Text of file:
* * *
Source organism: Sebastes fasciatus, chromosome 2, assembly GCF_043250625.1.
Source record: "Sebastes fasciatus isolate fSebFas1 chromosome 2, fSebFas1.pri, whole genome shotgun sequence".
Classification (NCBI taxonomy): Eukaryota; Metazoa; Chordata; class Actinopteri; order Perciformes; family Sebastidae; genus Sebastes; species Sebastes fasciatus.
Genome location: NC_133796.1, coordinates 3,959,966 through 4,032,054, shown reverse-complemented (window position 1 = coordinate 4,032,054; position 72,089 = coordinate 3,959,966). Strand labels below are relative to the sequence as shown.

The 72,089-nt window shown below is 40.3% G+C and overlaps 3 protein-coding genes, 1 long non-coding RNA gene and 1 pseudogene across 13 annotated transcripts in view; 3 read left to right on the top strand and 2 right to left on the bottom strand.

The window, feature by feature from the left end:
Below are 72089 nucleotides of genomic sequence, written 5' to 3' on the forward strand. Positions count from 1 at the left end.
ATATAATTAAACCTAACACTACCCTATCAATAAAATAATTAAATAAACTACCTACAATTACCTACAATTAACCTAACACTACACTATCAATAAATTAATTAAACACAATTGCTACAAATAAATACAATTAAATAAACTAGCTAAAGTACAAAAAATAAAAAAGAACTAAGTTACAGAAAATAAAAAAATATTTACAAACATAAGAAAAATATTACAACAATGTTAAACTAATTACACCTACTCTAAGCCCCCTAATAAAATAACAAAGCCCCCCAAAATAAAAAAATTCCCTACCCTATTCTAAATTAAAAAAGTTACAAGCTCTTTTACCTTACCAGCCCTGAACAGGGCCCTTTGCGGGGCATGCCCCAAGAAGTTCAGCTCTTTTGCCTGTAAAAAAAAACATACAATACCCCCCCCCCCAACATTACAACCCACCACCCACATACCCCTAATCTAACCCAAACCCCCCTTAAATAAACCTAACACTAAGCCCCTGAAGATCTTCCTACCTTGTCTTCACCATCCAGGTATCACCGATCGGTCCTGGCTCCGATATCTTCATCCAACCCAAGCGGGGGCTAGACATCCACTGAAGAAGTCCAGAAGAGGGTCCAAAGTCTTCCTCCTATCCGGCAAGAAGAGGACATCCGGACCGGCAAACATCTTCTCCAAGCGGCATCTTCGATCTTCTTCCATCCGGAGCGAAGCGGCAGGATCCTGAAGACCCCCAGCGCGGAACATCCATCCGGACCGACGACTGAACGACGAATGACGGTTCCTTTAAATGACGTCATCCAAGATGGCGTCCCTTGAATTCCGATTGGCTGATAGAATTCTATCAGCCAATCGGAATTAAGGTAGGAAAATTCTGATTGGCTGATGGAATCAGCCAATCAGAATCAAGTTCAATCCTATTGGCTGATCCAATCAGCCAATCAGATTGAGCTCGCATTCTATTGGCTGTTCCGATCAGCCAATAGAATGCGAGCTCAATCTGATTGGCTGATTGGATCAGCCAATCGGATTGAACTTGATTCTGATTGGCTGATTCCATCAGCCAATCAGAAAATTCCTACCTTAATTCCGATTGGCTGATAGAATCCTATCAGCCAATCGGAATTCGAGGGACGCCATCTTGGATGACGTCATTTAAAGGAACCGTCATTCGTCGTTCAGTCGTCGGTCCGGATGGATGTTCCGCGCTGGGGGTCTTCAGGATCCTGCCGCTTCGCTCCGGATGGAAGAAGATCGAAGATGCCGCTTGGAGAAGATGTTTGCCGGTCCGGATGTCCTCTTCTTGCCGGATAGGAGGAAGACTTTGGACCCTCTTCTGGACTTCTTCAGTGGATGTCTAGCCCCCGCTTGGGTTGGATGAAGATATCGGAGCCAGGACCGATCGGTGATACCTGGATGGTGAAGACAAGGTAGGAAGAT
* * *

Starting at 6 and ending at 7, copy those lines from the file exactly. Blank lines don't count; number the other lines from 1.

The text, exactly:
The window, feature by feature from the left end:
Below are 72089 nucleotides of genomic sequence, written 5' to 3' on the forward strand. Positions count from 1 at the left end.